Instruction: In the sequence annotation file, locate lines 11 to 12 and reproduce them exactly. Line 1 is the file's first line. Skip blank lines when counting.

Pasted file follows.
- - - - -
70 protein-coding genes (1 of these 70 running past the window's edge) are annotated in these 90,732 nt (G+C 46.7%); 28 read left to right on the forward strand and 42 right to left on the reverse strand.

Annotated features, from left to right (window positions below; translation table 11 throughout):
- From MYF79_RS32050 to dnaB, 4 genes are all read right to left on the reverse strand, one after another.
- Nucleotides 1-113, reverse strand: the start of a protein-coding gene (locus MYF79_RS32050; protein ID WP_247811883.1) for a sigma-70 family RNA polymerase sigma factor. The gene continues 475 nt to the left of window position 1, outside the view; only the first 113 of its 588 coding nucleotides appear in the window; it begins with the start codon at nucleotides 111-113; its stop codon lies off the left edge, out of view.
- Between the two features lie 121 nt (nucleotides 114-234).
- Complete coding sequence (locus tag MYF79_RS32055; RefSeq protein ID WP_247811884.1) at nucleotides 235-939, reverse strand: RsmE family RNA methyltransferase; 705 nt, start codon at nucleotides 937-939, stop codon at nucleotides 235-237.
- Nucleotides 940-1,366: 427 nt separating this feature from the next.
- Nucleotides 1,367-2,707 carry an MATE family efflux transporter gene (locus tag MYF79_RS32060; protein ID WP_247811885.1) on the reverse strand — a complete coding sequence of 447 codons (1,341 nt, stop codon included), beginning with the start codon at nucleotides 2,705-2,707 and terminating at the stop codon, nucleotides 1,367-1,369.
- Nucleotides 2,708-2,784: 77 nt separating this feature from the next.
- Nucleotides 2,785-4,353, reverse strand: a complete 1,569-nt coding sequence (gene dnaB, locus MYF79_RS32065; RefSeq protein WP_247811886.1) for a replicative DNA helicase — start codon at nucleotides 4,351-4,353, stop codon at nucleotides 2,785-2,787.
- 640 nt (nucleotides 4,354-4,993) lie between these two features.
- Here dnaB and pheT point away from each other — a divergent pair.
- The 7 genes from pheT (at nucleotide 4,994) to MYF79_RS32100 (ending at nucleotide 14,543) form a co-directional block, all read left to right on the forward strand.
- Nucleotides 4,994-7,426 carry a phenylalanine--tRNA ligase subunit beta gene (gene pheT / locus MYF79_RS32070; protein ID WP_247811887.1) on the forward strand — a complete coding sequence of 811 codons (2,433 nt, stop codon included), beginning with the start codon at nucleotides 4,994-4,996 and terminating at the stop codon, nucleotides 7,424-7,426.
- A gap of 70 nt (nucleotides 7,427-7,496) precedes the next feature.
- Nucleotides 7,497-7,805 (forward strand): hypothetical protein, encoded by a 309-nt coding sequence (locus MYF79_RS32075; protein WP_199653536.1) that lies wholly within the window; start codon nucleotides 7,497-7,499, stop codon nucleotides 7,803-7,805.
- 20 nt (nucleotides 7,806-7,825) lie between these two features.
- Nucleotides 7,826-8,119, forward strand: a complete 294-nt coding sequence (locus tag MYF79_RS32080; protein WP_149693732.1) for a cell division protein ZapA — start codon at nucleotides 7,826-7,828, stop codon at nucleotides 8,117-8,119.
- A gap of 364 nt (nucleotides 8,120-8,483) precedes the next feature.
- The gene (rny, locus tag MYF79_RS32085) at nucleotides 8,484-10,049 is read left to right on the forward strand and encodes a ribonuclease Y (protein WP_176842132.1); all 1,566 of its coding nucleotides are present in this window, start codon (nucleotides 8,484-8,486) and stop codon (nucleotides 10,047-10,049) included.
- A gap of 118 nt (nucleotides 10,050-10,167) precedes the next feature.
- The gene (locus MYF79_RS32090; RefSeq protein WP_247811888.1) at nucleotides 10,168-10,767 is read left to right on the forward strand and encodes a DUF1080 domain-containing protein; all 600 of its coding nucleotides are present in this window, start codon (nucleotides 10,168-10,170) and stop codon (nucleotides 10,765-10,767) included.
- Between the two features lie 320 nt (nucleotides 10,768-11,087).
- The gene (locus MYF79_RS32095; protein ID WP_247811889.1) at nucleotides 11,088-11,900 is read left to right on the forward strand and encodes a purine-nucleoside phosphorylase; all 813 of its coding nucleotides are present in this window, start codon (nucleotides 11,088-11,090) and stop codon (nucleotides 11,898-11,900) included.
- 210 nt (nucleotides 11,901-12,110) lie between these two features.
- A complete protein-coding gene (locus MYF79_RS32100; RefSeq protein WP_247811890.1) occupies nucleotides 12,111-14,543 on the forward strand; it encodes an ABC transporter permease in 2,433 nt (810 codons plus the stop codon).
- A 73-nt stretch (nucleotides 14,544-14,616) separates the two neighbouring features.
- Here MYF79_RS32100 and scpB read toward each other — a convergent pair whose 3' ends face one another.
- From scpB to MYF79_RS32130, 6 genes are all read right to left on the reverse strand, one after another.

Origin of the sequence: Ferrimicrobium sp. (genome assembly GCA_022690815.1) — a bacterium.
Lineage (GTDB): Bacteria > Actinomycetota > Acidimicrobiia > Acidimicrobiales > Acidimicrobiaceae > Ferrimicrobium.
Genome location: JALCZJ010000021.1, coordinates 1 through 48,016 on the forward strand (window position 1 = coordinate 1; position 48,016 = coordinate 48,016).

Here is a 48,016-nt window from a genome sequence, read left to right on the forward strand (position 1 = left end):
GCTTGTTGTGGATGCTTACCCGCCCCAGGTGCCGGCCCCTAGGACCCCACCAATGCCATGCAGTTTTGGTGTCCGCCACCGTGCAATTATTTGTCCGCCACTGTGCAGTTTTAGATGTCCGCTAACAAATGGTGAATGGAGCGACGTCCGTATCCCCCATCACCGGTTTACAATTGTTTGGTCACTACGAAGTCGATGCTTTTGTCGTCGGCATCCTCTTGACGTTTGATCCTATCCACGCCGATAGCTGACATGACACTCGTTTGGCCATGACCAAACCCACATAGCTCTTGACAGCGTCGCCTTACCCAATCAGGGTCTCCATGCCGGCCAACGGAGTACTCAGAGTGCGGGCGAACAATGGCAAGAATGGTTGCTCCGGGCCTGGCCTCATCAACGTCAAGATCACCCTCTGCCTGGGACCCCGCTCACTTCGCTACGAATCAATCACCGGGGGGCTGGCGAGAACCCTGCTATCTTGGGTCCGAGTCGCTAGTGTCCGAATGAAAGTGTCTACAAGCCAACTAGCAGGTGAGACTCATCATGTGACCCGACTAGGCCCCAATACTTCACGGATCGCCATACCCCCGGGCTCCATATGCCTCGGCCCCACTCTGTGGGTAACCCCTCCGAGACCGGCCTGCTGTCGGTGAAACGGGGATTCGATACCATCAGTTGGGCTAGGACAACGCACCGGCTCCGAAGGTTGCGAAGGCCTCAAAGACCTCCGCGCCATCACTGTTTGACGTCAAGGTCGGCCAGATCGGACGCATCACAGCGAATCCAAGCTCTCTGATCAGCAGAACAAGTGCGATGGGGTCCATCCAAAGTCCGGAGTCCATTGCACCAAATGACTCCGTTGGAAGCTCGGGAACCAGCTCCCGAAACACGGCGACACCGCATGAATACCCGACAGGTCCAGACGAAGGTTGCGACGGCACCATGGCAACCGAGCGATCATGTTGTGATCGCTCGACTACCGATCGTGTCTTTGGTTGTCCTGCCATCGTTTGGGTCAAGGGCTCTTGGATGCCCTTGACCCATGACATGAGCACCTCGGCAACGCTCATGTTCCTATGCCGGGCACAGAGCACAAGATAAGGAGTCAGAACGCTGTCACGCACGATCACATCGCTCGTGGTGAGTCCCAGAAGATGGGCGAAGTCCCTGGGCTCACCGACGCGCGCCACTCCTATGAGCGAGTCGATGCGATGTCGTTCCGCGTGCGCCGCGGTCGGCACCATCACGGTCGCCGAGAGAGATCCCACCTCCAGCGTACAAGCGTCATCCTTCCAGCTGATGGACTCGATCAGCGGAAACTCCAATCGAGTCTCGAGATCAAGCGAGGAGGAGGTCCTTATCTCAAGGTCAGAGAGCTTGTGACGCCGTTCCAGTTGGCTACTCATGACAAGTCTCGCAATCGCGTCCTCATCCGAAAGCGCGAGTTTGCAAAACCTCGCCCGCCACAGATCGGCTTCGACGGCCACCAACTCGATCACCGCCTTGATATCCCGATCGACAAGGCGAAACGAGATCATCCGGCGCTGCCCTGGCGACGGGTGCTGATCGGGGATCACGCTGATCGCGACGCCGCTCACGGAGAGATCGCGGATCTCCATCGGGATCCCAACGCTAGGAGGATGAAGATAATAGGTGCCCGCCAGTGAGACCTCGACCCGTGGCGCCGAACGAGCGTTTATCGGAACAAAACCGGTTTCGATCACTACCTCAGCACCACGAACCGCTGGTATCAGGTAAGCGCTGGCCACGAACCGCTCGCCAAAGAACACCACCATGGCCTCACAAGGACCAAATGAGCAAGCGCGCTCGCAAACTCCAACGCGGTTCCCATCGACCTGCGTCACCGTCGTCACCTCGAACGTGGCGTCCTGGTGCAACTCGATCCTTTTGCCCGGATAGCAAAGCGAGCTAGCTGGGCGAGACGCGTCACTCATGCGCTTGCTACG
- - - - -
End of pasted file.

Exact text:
- 640 nt (nucleotides 4,354-4,993) lie between these two features.
- Here dnaB and pheT point away from each other — a divergent pair.